Rio Tinto
A train loaded with iron ore travels towards the Rio Tinto Parker Point iron ore facility in Dampier in the Pilbara region of Western Australia April 20, 2011. Reuters/Daniel Munoz

Mining giant Rio Tinto slashed its workforce by as many as 4,000 workers globally in 2016. The Australian operations were the most affected as part of the move.

According to Rio Tinto’s annual report, the company’s workforce was reduced to 51,029 during 2016. At the same time, the number of employees working in the company’s Australian operations declined by 1,650 to 21,338 – this accounted for 42 percent for the total reduction.

The count does not include contractors. The move comes on the heels of slumping mining prices from historic maximums in recent years and expansion projects. Mongolia and Singapore, in contrast to Australia, were not affected by the hit. Singapore witnessed a jump in its workforce – climbing from 212 a year earlier to 262 – at the end of 2016.

“The decline in employee numbers is related to the completion of large-scale project developments, business divestments and in response to volatile commodity markets,” Rio Tinto said, speaking with Business Daily (via the Herald Sun).

The mining company recently announced it was slashing jobs and output at the Boyne aluminium smelter. In January, plans were announced by Rio Tinto to shed output this year by almost eight percent, amounting to 45,000 tonnes. This comes as power costs are on the surge. As much as 85 percent of the power comes from Gladstone Power Station.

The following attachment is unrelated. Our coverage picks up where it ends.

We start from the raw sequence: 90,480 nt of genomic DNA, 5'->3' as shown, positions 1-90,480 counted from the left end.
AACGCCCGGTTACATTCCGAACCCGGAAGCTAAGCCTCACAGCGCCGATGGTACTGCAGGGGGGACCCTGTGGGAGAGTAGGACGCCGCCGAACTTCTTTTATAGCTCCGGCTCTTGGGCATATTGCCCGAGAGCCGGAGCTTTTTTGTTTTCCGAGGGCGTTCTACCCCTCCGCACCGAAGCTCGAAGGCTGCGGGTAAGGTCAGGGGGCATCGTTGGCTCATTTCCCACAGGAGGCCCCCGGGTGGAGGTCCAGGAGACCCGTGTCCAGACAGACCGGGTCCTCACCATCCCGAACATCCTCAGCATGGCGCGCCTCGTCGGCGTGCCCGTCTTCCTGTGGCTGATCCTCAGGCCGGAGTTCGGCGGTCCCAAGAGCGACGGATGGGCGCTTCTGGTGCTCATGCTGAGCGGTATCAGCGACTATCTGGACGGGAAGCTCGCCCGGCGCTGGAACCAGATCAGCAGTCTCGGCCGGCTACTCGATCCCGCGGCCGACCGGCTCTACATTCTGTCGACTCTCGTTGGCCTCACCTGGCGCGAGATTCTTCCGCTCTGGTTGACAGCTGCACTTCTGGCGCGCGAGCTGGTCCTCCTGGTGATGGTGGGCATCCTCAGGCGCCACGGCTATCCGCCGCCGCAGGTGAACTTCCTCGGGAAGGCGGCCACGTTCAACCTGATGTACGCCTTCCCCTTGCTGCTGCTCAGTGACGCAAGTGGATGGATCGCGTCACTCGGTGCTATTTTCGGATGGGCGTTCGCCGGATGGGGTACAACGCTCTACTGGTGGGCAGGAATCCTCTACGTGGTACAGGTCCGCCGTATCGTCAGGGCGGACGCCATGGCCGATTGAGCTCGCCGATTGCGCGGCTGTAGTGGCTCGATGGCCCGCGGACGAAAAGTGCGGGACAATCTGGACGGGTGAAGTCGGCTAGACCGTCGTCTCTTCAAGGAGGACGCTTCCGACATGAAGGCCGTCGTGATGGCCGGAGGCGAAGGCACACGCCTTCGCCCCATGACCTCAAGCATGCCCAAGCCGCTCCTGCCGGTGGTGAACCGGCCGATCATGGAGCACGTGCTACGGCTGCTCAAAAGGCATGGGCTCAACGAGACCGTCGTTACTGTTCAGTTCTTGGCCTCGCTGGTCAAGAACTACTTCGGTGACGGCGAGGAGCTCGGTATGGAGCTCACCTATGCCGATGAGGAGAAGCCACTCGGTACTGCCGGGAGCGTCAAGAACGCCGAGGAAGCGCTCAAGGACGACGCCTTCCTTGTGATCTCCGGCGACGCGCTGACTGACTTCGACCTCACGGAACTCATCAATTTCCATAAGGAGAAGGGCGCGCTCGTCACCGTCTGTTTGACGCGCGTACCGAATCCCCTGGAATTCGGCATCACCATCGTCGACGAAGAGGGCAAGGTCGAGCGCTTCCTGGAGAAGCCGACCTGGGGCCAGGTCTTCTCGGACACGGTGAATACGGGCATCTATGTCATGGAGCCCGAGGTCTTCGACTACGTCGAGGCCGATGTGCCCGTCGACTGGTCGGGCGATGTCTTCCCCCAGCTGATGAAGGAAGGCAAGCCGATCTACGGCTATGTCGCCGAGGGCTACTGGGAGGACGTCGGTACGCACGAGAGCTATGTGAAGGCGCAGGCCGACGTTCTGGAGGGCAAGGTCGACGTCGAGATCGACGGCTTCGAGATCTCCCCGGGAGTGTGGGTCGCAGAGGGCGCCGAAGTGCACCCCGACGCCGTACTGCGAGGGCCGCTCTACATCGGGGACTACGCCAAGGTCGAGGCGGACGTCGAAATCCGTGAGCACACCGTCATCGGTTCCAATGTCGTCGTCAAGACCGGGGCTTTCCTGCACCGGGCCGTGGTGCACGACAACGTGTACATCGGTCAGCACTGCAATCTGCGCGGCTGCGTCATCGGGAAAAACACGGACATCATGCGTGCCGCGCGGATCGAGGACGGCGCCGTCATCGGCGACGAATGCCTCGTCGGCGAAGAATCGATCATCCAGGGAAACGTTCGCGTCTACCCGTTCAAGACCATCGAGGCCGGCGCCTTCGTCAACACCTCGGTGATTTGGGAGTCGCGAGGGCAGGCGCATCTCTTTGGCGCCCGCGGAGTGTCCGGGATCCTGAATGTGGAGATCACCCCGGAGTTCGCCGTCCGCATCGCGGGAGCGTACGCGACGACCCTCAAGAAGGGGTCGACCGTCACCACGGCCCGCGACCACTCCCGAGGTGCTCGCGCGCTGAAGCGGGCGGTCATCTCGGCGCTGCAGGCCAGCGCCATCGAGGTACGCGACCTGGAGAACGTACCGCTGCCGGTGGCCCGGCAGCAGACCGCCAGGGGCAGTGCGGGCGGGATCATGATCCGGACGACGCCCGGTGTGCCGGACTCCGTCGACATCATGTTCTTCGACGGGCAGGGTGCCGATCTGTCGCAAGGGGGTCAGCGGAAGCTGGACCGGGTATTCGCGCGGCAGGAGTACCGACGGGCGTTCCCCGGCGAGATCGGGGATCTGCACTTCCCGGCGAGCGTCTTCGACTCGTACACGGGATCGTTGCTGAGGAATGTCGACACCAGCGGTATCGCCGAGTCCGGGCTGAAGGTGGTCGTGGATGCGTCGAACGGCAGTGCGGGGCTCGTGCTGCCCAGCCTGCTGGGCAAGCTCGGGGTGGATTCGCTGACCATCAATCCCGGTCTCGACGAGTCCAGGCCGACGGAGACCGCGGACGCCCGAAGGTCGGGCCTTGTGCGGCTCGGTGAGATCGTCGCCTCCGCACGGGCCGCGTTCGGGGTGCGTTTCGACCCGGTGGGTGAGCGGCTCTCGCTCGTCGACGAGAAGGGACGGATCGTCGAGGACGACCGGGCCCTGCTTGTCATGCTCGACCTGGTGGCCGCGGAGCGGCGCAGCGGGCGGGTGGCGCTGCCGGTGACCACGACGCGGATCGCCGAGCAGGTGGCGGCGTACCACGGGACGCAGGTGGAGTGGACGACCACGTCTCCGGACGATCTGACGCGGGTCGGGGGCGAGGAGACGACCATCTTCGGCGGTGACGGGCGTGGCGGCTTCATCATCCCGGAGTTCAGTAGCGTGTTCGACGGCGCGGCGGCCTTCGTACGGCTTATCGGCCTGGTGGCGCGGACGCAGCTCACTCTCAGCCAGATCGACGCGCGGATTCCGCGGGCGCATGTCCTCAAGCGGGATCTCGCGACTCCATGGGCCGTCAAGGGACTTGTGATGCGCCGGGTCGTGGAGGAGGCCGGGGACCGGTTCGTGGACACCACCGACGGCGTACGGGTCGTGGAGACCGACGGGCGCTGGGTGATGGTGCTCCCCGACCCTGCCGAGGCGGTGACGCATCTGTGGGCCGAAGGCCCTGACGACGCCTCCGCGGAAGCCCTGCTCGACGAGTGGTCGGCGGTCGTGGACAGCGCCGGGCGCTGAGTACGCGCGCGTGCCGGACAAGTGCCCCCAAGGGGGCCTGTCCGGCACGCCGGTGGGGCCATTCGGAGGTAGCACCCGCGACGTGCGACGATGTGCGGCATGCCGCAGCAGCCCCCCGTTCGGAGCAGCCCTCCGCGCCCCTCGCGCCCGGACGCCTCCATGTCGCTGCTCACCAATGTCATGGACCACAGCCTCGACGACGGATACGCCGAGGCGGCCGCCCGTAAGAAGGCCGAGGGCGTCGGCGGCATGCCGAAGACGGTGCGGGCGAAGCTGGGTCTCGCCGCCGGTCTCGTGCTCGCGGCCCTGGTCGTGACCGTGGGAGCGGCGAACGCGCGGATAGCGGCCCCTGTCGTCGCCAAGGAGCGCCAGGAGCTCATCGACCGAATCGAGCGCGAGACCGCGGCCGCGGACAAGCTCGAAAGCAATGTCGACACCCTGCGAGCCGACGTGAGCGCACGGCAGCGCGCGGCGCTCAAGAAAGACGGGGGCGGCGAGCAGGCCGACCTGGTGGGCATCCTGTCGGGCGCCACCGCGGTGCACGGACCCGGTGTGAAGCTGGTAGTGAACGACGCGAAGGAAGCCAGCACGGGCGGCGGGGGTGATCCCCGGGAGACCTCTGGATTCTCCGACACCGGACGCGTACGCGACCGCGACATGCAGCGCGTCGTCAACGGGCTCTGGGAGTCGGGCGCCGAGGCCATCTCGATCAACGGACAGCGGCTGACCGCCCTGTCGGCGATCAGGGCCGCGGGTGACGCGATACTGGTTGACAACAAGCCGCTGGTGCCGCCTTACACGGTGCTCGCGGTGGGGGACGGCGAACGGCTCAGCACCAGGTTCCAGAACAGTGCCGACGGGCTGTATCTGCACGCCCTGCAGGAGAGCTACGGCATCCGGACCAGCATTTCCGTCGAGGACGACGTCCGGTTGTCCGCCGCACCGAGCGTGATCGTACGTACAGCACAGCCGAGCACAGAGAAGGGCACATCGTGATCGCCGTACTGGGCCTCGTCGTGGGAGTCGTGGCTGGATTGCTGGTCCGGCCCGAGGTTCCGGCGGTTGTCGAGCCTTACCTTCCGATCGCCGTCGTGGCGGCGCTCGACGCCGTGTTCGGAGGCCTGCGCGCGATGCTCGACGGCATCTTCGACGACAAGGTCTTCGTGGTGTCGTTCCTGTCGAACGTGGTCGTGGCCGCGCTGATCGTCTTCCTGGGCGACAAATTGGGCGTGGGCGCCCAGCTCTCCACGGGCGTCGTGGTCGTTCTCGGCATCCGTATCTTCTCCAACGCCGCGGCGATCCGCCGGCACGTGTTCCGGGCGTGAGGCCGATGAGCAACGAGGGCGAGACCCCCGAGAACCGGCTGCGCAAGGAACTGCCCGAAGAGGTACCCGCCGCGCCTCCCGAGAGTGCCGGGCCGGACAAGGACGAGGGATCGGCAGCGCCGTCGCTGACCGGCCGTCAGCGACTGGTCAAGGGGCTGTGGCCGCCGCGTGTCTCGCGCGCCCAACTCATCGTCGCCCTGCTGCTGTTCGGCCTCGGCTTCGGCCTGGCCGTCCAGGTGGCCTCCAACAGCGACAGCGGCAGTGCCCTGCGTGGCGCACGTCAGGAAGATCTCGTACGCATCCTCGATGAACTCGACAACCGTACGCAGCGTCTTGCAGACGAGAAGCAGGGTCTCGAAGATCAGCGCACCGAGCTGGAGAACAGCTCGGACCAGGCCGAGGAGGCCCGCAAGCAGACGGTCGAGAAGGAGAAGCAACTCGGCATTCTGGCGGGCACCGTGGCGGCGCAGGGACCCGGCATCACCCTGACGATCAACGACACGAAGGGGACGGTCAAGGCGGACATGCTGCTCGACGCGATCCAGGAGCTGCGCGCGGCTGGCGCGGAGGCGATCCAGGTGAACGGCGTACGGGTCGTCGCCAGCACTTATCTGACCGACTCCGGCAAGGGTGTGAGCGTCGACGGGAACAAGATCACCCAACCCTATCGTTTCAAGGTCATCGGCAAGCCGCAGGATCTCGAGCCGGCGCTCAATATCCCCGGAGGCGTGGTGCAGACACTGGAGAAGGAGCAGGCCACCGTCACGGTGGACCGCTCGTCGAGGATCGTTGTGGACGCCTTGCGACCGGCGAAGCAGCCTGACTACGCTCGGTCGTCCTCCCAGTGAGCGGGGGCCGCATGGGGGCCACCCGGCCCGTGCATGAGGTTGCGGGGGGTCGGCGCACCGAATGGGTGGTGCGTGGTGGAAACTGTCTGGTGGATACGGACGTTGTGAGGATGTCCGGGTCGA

Boyne said in January that power prices had heavily jumped since nearly three years earlier. "Boyne Smelters has been working hard to secure a competitive energy deal. Both parties have been negotiating in good faith but ultimately could not reach agreement," Rio Tinto said, as reported by Reuters.

The company peaked in terms of its workforce, with 71,000 workers, in 2012. Since then, Rio Tinto has cut down its workforce by 20,000, or 28 percent of its workers. In the same time period, the company’s Australian workforce has been brought down by 18 percent, or 4,750 workers.

Meanwhile, BHP Billiton, which peaked in June 2013 with 126,222 workers, has had to slash its workforce by almost half – bringing it down to 65,263 last June.

Last year, Rio Tinto stripped out $2.12 billion in costs. The company has shed $10.32 billion since 2012. At the same time, BHP Billiton is eying a target of $2.38 billion in cost savings and productivity gains this financial year. In the last four years, the company had secured $14.56 billion in savings.